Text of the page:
Weighted average interest rates on customer deposits, credit facilities fell in Qatar in 2020: QCB
January 09 2022 08:55 PM
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Weighted average interest rates on customer deposits in Qatar at end-2020 fell by a range of 126-148 basis points (1.26% to 1.48%) across maturities from the corresponding levels of end-2019, according to QCB

Weighted average interest rates on customer deposits in Qatar at end-2020 fell by a range of 126-148 basis points (1.26% to 1.48%) across maturities from the corresponding levels of end-2019, according to QCB.
With the cuts in policy rates, particularly the QCB Deposit Rate (QCBDR) by 100 basis points (1%) during 2020, interest rates on customer deposits softened across maturities.
The decline in deposit rates was also transmitted to interest rates across credit facilities/maturities, although by a lesser extent, QCB said in its latest Financial Stability Report.
Thus, the weighted average rate across credit facilities declined by a range of 49-120 basis points (0.49% to 1.2%) at end-2020 from the corresponding levels at end-2019, the report noted.
According to QCB, movements in interest rates during 2020 continued to reflect the policy rate changes by QCB in alignment with the US Federal Reserve and the evolution of domestic liquidity conditions.
Interest rates in the money market declined significantly along with the large cuts in the QCBDR in March. Abundant supply of primary liquidity in the system also pushed down the money market interest rates.
In this regard, liquidity injection by QCB through special repo at zero rate played a role. The average overnight interbank rate (AOIR) fell along with the cuts in the QCBDR.
However, due to abundant primary liquidity mentioned above, AOIR remained significantly lower than the QCBDR from April onwards.
On the whole, the AOIR during 2020 averaged 0.62% and ranged between 0.10-2.01% as compared with an average
of 2.25% and a range of 1.94-2.47% during 2019.
Volatility in the AOIR during 2020 multiplied several folds from that of the previous year.
However, QCB noted this was “primarily a reflection” of the policy rate cut compounded by abundant liquidity that pushed down the AOIR far below the level that prevailed before the rate cuts in March.
Inter-bank rate across all maturities declined during 2020 along with the cuts in the QCBDR but was more pronounced for the overnight.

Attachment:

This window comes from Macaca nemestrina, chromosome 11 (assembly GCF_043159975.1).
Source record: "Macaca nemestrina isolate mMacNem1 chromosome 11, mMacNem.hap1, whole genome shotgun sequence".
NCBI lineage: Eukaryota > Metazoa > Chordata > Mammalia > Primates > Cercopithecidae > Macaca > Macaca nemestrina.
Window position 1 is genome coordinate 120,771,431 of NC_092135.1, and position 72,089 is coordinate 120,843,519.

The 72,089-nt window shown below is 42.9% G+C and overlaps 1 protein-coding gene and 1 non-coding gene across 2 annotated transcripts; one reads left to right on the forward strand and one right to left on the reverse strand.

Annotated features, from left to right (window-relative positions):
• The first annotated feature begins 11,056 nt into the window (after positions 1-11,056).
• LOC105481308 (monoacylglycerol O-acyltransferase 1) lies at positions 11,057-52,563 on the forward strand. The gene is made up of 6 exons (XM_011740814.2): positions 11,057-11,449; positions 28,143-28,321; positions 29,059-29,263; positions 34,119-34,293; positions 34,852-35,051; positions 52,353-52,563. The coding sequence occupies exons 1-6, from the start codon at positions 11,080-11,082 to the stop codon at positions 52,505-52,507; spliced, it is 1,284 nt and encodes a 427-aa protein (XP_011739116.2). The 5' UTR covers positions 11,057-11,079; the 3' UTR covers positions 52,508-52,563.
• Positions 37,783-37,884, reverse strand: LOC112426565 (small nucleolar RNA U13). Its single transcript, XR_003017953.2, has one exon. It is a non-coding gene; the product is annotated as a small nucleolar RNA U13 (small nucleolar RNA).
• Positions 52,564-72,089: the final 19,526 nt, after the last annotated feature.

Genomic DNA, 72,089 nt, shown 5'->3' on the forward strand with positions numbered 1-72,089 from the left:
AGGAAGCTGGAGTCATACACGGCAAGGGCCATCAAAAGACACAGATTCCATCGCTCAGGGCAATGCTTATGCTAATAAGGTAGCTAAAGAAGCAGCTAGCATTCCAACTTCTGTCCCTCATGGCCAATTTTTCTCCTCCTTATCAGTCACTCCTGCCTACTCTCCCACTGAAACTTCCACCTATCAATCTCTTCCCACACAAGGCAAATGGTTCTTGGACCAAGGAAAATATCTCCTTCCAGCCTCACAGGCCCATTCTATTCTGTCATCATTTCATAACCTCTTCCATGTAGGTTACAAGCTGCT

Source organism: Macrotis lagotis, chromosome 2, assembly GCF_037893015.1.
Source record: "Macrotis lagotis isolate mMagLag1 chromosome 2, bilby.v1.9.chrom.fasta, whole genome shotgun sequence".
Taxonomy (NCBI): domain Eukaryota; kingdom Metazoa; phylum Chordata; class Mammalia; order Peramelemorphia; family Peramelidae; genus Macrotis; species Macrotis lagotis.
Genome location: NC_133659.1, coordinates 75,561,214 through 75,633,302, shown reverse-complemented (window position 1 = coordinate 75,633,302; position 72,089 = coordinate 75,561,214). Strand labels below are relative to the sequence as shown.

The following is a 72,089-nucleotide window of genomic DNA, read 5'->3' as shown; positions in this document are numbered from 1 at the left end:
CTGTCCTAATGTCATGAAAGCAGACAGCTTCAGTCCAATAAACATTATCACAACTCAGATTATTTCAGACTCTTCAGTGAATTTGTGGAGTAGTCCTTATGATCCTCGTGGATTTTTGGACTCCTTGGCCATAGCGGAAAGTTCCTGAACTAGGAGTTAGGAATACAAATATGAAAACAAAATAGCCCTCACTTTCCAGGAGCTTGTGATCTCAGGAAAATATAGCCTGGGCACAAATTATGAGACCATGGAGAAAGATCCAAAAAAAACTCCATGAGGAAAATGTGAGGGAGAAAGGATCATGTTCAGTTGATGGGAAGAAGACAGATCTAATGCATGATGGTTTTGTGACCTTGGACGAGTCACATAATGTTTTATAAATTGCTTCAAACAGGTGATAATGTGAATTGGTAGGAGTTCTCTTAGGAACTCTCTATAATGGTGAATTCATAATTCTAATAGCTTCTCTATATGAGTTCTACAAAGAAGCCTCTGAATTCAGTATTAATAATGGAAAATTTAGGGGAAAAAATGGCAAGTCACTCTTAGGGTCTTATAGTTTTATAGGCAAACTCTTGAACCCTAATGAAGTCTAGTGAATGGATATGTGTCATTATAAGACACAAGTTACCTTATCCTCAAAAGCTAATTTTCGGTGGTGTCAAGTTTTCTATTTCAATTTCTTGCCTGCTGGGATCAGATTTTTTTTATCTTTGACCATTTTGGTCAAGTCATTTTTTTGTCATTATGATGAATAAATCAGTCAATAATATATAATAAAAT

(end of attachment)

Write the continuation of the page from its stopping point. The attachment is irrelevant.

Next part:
Thus, the range of 0.1% -2.75% during 2020 across different maturities was wider than the range of 1.94%-3.7% during
2019.
Cuts in policy rates and liquidity conditions that became highly easy from March 2020 also got reflected in the movement of T-bill yields of all maturities.
T-bill yields of all the three maturities dipped by more than half between February and March. Thereafter, as large surplus liquidity continued to prevail throughout the year, T-bill yields continued to soften across all maturities, before stabilising at a very low level in Q4-2020.
Overall, the T-bill yields across the three maturities declined from a range of 1.41%- 1.49% in January to a range of 0.07%-0.14% in December.
The Qatar interbank offered rate (QIBOR) was introduced in May 2012 with the purpose of providing an indicative role for banks in determining inter-bank rates.
Even though, the QIBOR and the average overnight inter-bank rates generally co-move in the same direction, the highly easy liquidity conditions led to divergence between the two during 2020.
While QIBOR continued to stay closer to the QCBDR, the average overnight inter-bank rate fell close to zero due to the easy liquidity conditions that prevailed.
“The strategy of QCB’s liquidity management operations continued to be ensuring a stable interest rate regime by guiding markets rates to the desired level so as to support a diversified economic growth,” the Financial Stability Review said.

Last updated: January 09 2022 09:16 PM


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